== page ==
I went to see Sean O’Casey’s play The Plough and the Stars a few weeks ago. It was the celebrated 2016 Abbey Theatre production which got a belated transfer from Dublin to London.
O’Casey wrote the play to commemorate the 10th anniversary of the 1916 rebellion. It caused a storm. After one particularly rambunctious performance WB Yeats, a co-founder of the Abbey, confronted a disruptive audience of theatre-goers with the remarks, “You have disgraced yourselves again. Is this to be the recurring celebration of the arrival of Irish genius?”
It’s said some objected to the scene in which the Irish flag was paraded in a pub in which a young prostitute was plying her trade. But, of course, O’Casey could have shown worse things: the main military grouping featured in the play, Irish Citizen Army, of which O’Casey himself was an organiser, was originally founded to protect trade unionists from the brutalities of the Dublin Metropolitan Police. Such was the bad blood between the two that the Citizen Army seems to have frequently dealt summarily with any police who fell into their hands during the Rising. The bitterness and brutality that came to characterise the later stages of the Independence War and the subsequent Civil War was there, as in all wars, as soon as the swords were drawn.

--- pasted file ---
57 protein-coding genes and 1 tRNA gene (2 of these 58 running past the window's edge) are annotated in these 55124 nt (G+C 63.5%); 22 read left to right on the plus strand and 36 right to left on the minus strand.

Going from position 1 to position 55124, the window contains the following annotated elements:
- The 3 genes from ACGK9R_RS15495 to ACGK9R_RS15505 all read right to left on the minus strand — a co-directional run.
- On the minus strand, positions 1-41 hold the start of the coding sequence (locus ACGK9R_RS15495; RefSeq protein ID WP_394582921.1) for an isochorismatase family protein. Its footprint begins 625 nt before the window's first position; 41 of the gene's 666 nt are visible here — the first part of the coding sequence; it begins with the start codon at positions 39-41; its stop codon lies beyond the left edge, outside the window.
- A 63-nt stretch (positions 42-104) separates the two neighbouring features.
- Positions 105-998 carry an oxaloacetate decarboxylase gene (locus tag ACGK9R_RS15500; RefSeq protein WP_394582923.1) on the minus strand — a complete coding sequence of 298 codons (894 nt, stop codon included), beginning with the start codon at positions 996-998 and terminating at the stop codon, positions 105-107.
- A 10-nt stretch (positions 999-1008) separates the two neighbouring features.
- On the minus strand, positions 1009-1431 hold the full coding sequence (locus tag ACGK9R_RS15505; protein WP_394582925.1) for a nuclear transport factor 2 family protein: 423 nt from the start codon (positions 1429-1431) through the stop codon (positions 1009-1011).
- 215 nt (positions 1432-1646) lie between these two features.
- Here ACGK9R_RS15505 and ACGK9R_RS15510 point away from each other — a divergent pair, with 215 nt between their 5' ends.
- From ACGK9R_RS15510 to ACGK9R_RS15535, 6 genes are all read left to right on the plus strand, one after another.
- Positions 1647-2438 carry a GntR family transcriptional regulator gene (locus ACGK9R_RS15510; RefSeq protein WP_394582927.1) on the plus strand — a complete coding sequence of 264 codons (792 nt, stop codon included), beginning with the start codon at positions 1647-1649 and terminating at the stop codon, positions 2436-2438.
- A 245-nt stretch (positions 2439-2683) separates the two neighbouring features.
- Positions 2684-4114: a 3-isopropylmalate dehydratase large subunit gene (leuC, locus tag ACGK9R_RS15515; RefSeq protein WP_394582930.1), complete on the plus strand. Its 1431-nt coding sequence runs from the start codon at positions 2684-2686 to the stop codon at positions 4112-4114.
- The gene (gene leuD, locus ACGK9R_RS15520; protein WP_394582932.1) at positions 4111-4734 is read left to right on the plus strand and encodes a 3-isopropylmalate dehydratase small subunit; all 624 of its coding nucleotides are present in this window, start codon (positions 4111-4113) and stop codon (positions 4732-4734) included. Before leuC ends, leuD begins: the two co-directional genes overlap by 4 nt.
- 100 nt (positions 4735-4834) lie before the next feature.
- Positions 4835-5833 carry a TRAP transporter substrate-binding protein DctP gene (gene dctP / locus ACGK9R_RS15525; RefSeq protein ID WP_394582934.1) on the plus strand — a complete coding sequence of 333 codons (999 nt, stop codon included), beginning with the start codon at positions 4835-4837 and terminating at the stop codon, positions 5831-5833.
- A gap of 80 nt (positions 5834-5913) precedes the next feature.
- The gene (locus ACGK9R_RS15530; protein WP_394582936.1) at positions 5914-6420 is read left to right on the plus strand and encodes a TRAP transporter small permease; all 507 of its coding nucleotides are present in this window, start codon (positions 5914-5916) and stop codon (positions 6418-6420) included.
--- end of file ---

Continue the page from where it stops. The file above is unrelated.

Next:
The 100th anniversary of the beginning of renewed violence in the Irish War of Independence is in January 2019. Anniversaries, particularly centenaries offer time for reflection, of facing up to hard truths. I hope The Undiscovered Country will be published in time to contribute a little to these reflections. Because I believe the peoples of Ireland and Britain urgently need a more profound understanding of our shared European histories, particularly as some with rose-tinted dreams of imperial grandeur seem so intent on reopening wounds that many of us finally believed had been bound up.
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